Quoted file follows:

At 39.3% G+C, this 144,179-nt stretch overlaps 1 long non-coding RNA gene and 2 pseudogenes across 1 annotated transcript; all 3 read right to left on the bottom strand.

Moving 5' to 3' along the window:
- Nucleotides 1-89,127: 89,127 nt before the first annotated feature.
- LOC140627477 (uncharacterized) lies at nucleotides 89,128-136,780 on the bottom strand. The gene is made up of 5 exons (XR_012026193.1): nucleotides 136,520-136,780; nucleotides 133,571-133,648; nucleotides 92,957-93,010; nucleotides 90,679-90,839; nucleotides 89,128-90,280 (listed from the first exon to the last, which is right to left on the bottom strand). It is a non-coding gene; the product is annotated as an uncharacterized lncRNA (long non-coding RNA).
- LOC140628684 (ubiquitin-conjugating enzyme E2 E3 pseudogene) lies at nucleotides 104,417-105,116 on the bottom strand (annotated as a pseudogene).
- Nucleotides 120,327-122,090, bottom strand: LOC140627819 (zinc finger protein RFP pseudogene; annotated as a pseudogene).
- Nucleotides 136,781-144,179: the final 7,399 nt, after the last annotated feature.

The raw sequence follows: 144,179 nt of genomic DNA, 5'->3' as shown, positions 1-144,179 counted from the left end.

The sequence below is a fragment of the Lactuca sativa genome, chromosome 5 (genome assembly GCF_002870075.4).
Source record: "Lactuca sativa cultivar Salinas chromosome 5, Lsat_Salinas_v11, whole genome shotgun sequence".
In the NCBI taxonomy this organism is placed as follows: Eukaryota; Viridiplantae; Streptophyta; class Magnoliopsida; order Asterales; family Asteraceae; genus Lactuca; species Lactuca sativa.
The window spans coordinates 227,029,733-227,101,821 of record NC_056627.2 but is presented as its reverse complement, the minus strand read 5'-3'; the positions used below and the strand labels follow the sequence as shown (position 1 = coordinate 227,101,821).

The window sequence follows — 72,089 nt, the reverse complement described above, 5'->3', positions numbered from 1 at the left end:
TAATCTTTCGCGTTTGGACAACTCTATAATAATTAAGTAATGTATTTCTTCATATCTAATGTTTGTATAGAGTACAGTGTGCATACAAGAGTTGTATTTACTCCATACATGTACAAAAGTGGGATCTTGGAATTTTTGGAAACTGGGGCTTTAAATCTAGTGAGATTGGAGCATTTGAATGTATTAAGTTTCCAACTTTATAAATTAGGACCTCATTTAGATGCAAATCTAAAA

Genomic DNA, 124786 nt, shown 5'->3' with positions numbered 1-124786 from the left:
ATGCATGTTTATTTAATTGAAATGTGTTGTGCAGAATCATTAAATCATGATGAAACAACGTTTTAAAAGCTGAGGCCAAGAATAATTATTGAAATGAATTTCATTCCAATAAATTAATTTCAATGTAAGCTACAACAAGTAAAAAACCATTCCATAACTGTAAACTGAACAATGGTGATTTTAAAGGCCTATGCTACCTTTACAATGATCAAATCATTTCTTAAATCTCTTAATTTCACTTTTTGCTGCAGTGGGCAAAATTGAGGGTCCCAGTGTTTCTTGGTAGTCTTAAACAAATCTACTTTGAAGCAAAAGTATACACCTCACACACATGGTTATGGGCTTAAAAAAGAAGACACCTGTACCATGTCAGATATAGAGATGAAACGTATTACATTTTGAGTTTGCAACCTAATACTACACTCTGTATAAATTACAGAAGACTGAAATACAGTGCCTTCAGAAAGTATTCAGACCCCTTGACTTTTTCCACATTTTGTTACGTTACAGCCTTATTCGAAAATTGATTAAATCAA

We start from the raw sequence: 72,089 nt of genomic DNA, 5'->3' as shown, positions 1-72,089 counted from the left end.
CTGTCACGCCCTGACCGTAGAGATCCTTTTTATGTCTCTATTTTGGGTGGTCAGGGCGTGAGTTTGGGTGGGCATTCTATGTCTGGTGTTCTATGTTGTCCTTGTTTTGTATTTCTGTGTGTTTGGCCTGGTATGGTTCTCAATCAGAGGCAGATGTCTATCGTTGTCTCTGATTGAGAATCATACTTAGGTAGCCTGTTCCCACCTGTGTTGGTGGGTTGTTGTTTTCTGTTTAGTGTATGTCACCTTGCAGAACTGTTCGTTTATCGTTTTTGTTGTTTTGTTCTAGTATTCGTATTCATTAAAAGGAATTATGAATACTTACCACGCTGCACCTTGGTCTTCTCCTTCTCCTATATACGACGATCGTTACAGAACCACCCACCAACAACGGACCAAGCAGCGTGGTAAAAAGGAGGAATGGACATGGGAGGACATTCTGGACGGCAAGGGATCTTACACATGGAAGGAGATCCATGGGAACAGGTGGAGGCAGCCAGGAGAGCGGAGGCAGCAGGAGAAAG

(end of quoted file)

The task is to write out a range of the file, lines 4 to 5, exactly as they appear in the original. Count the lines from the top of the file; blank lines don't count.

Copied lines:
- LOC140627477 (uncharacterized) lies at nucleotides 89,128-136,780 on the bottom strand. The gene is made up of 5 exons (XR_012026193.1): nucleotides 136,520-136,780; nucleotides 133,571-133,648; nucleotides 92,957-93,010; nucleotides 90,679-90,839; nucleotides 89,128-90,280 (listed from the first exon to the last, which is right to left on the bottom strand). It is a non-coding gene; the product is annotated as an uncharacterized lncRNA (long non-coding RNA).
- LOC140628684 (ubiquitin-conjugating enzyme E2 E3 pseudogene) lies at nucleotides 104,417-105,116 on the bottom strand (annotated as a pseudogene).